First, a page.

An individual had been working as a labourer in an auto repair shop for over seven years and until the date of termination, had an unblemished record of employment. On that day, he was asked by his supervisor to work on two vans. Some two hours later, the supervisor inquired as to the employee’s progress and was told that work on the first vehicle had not been completed. The supervisor reprimanded the labourer by telling him: “Jesus, Gerald, we only get $45 or $50 per truck.” The labourer reacted to the criticism, in the presence of co-workers, by becoming loud and abusive and using foul language. He refused the supervisor’s suggestion that he calm down. The labourer began to taunt the supervisor into firing him. After the third such taunt, the supervisor did exactly what he was challenged to do and fired the labourer on the spot.
In Henry v. Foxco Ltd., the case based on the above facts, the New Brunswick Trial Court found that the employer had cause to terminate based upon the labourer’s insolent behaviour.
The decision was reversed on appeal. The Court of Appeal observed that while, an isolated act of insolence would not normally justify dismissal, exceptional circumstances could tip the balance the other way. These could include situations where (1) the employee and superior were no longer capable of maintaining a working relationship; (2) the incident undermined the superior’s credibility in the workplace and therefore his ability to supervise effectively; or (3) the employer had, as a result of the incident, suffered a financial loss, a loss of reputation or its business interests had been seriously harmed as when, for example, the incident occurred in front of customers.
In the absence of such factors, the Court indicated that the more appropriate response of an employer in these circumstances might be to proceed by way of progressive discipline, beginning with a warning that repeat episodes of such conduct would not be tolerated.
Courts will also consider whether the misconduct in question, involves profanities although the use of foul language, in and of itself, is not cause for dismissal. The use of profane language will clearly be of less significance when such language is commonly tolerated in the workplace. The Court further noted that what is said between co-workers in the workplace cannot be equated with profanities which “ricochet off the ears of the employer’s customers or within the auditory range of the general public.”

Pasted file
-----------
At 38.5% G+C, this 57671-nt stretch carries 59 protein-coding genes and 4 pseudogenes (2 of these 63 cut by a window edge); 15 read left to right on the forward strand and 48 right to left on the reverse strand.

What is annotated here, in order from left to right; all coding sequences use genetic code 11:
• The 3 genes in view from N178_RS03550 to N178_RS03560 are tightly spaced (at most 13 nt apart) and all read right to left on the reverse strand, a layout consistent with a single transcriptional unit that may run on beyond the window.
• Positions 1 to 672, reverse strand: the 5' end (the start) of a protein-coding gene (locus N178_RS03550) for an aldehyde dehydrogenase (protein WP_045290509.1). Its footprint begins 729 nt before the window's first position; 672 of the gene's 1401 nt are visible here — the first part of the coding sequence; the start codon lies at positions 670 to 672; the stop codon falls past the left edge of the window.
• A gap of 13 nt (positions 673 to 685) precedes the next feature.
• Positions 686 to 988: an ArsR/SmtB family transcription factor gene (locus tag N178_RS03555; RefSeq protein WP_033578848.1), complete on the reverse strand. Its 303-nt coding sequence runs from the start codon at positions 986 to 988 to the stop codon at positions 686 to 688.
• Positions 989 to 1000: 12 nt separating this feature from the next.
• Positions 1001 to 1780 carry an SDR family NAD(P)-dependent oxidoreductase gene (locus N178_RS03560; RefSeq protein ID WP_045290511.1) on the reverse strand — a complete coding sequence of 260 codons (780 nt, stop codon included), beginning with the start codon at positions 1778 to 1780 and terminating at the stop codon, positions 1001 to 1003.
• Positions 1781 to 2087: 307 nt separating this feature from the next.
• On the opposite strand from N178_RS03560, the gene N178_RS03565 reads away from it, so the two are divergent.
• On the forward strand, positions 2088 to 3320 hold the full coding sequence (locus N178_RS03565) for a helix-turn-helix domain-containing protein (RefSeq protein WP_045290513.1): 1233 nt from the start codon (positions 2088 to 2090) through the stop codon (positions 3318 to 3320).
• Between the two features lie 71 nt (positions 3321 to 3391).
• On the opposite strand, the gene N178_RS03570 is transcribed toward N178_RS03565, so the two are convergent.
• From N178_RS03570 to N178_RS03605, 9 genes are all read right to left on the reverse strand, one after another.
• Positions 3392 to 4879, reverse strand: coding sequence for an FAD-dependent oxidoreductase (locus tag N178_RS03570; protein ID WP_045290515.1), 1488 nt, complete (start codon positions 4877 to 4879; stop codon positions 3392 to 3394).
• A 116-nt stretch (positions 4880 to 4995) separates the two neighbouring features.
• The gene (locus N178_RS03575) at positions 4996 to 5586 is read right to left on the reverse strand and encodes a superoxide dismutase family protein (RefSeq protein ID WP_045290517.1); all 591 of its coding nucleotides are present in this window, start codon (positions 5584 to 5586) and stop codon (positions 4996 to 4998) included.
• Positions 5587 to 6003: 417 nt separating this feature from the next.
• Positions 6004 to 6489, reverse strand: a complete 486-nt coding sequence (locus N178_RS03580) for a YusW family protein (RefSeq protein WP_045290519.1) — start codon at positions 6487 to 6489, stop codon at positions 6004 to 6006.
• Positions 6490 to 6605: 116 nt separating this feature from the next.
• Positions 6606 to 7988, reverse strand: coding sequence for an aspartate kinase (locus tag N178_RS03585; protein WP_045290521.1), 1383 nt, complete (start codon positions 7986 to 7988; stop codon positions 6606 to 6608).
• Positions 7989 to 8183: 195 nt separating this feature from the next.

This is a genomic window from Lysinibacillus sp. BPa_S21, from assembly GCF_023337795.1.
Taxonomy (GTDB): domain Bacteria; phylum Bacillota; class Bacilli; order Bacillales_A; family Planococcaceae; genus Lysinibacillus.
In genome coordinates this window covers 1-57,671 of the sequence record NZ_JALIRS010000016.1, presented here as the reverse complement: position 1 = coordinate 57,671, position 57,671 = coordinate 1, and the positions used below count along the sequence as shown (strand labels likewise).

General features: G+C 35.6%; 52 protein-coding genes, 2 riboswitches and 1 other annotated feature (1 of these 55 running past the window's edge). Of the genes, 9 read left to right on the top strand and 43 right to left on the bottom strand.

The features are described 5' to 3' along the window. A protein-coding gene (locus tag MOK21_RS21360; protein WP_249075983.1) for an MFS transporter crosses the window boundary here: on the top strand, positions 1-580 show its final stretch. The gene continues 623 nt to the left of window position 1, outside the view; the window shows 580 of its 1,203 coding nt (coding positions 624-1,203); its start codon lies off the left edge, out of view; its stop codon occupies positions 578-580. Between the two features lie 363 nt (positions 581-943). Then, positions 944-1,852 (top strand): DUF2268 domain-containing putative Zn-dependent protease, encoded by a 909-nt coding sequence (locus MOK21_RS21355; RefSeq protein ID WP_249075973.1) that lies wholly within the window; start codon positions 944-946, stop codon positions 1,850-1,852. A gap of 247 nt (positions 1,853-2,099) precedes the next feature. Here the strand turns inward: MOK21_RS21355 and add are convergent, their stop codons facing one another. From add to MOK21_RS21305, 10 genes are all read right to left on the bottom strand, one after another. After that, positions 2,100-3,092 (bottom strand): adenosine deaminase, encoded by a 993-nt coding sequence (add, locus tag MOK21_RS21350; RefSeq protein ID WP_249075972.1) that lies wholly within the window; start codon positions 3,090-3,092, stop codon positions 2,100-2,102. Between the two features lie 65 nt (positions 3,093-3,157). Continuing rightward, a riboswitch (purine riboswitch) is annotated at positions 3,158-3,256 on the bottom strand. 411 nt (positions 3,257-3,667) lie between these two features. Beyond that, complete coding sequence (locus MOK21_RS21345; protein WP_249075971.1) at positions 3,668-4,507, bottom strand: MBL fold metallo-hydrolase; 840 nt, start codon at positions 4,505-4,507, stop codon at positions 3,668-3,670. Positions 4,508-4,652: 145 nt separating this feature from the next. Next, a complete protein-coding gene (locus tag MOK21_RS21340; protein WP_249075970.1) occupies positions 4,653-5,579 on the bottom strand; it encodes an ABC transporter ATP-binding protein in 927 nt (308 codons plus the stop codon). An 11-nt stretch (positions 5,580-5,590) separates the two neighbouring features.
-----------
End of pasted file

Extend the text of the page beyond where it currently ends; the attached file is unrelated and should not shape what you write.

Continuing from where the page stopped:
In determining whether insolent behaviour constitutes cause for termination, the Courts will also look at whether the misconduct reflects a momentary lapse of good judgment which may be repaired by a cooling off period and the opportunity thus presented for an apology.
In reaching its decision, the Court of Appeal drew from the case of McKinley v. B.C. Tel, in which the Supreme Court of Canada determined that, in assessing whether there is cause for termination, the misconduct in question must be examined within the context of the employee’s overall employment record. In McKinley, a single act of dishonesty, given the employee’s length of service and generally positive work record, was not found to be cause for termination.
In Henry, the plaintiff was a long-term employee with a clean employment record. The misconduct in question, represented an isolated incident. The employer was not able to establish that the incident resulted in irreparable harm to the relationship between the labourer and his supervisor or undermined the supervisor’s ability to direct the workplace. There was no evidence that the incident damaged the employer’s financial interests or its reputation with the public. The Court found that the use of profanities had been tolerated in the workplace. The Court concluded:
“Many things are said and done in the heat of the moment that, on reflection, are regretted by all. This is one of those cases. In my respectful view, the facts of the present case do not warrant the ultimate penalty in employment law: dismissal.”